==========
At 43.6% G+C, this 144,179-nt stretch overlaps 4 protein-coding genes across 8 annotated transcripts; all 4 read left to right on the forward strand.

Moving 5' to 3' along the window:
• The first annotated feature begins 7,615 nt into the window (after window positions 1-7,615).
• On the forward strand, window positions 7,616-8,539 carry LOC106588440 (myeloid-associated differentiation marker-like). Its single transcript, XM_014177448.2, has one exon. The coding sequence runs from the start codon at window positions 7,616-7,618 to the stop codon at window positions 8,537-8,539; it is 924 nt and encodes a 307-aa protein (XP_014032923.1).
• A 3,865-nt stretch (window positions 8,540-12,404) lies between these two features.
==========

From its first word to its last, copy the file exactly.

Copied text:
At 43.6% G+C, this 144,179-nt stretch overlaps 4 protein-coding genes across 8 annotated transcripts; all 4 read left to right on the forward strand.

Moving 5' to 3' along the window:
• The first annotated feature begins 7,615 nt into the window (after window positions 1-7,615).
• On the forward strand, window positions 7,616-8,539 carry LOC106588440 (myeloid-associated differentiation marker-like). Its single transcript, XM_014177448.2, has one exon. The coding sequence runs from the start codon at window positions 7,616-7,618 to the stop codon at window positions 8,537-8,539; it is 924 nt and encodes a 307-aa protein (XP_014032923.1).
• A 3,865-nt stretch (window positions 8,540-12,404) lies between these two features.